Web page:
By the time we finished our horse-trekking adventure, our time in China felt like it was beginning to draw to a close. At first, our 30 day visa seemed like an endless amount of time to explore (this was the first time i'd been on a backpacking trip..) After spending two weeks in the Sichuan province alone, we found ourselves with only eight days left before we had to leave China. Eight days didn't seem nearly long enough to explore our final destination, Yunnan. However, we were determined to maximise our time.

Given our increasingly limited amount of time, we decided to forgo the long train journey - as we calculated it would take us the best part of two days to get to Dali. So, we found a last minute flight from Chendgu. As this was the night after we finished our horse-trek, when we arrived in Dali noon the next day, we were thoroughly exhausted and bedraggled.

Despite our exhaustion, the spectacular scenery of Dali instantly raised our spirits. We arrived at the lovely Dragonfly Guesthouse, which was recommended to us way back at the start of our trip in Japan. By this time, we only had one thing in mind, an afternoon nap. I ventured onto the hotel roof where I discovered a row of hammocks overlooking the pagodas and mountains surrounding Dali.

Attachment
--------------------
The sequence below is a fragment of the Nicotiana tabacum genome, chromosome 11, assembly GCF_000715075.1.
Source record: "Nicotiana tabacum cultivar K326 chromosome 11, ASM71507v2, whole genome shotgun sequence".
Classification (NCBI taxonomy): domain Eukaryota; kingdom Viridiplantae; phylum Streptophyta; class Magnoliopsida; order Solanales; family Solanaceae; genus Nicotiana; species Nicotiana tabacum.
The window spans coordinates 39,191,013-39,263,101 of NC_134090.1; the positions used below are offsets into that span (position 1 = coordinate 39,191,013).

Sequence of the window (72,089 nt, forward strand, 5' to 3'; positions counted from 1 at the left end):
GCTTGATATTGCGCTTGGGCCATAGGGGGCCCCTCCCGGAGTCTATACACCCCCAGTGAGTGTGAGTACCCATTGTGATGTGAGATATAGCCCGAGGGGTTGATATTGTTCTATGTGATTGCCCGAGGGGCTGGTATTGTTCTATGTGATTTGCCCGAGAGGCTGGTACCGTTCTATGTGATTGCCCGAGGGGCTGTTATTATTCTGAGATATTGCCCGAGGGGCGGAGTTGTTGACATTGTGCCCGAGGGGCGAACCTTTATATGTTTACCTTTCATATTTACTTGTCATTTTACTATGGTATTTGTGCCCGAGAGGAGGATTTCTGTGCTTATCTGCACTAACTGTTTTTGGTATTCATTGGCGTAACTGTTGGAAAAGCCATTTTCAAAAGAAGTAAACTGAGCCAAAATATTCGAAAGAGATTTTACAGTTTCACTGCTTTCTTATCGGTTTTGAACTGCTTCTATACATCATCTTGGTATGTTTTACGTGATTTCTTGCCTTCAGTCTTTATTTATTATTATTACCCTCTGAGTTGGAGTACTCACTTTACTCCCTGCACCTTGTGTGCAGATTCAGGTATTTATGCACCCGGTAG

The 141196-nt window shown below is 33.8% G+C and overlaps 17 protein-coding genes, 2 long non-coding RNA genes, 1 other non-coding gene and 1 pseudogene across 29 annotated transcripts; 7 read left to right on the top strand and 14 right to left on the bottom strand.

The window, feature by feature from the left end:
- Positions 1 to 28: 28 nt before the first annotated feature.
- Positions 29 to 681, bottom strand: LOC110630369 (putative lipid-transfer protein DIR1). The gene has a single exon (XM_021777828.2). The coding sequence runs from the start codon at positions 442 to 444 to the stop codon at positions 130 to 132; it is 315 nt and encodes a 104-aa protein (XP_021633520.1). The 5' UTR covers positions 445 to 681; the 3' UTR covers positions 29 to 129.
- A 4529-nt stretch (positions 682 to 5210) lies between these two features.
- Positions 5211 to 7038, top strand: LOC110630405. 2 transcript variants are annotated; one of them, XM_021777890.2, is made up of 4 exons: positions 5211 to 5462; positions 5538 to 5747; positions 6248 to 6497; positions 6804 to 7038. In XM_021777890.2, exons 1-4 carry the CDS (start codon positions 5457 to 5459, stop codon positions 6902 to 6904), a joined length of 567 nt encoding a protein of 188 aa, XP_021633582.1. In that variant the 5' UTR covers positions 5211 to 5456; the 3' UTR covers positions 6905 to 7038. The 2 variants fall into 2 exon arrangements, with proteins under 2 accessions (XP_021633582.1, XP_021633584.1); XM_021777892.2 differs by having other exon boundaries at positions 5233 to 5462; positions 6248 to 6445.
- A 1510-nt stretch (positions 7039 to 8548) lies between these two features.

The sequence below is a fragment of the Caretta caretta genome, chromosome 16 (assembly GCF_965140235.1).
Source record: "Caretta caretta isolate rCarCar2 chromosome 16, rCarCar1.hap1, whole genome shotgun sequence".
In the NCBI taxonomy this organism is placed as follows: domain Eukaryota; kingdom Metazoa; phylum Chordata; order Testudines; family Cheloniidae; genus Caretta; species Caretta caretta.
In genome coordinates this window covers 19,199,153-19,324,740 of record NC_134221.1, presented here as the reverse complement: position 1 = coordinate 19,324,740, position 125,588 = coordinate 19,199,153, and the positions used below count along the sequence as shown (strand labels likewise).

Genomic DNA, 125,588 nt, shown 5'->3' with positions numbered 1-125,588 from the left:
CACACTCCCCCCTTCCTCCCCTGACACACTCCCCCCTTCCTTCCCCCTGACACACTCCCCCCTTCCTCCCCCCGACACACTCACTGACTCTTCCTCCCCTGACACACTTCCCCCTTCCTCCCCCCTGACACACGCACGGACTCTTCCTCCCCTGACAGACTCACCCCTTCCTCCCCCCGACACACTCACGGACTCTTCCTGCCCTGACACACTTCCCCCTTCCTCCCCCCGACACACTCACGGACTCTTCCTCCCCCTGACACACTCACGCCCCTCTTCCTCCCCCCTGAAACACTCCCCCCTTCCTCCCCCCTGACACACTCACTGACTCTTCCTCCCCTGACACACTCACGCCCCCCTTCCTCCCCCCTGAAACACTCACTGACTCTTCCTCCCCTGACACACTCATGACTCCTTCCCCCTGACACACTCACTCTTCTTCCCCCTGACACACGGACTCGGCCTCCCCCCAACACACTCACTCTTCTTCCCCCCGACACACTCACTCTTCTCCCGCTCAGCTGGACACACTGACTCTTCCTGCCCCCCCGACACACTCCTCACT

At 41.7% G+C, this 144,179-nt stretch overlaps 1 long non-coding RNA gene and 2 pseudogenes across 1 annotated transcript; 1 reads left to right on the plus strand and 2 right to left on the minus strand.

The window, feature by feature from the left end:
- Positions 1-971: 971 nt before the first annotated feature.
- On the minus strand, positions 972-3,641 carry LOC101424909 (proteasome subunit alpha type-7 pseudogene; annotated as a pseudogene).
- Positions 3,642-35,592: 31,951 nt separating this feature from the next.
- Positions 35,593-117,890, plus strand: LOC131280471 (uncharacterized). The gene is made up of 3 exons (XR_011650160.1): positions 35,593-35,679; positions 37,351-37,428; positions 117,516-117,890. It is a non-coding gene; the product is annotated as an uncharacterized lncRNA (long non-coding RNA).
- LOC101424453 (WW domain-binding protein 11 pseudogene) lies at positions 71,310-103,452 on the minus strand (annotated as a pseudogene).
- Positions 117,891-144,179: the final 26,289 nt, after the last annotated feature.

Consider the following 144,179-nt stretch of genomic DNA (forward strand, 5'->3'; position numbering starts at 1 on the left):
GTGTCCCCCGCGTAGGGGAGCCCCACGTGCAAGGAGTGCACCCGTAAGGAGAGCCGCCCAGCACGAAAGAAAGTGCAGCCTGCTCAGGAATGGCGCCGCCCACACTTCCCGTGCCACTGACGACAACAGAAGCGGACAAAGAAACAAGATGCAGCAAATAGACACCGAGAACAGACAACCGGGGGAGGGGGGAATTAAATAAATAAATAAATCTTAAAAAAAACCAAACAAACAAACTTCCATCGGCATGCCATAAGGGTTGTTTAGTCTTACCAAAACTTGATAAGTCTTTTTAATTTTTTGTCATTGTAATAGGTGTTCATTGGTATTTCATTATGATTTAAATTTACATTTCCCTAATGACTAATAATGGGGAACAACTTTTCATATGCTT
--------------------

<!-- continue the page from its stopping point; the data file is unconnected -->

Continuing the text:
The Dali positivity continued post-nap, when Ben and I explored the charming  streets of old-town Dali. All the buildings are Bai-style, white washed walls with intricate artwork and details. The area is also well know for its tie-dye and batik industry, so there are many beautiful tapestries for sale along the streets adding to the arty feel of the place. Here I couldn't resist picking up another souvenir to go with my Tibetan hip flask; a lovely piece of Dalian Batik fabric.

During our first night in Dragonfly, we met Lucas and Juliana from Austria, who we spent the next seven days travelling with. On our first day together, we hired some vibrantly decorated electric scooters and drove along a section of the Erhai scenic route, exploring the Bai villages and admiring Dali's mesmerising centre-peice, the Erhai lake. If I find myself in Dali again, I would love to do the two-day journey around the entirety  of the lake.


During the second day we decided to take a look at Dali from a vantage point, up the Cangshan mountain. We went the lazy route, up the chair lift, and were treated to this view for the entirety of our 3 hour walk along the mountain face. This walk was mostly flat, so not too strenuous.

Dali was so different to anywhere else we had been in China, really exemplifying the incredible diversity of this amazing country. A beautiful, tranquil town at the foot of the Himalayas.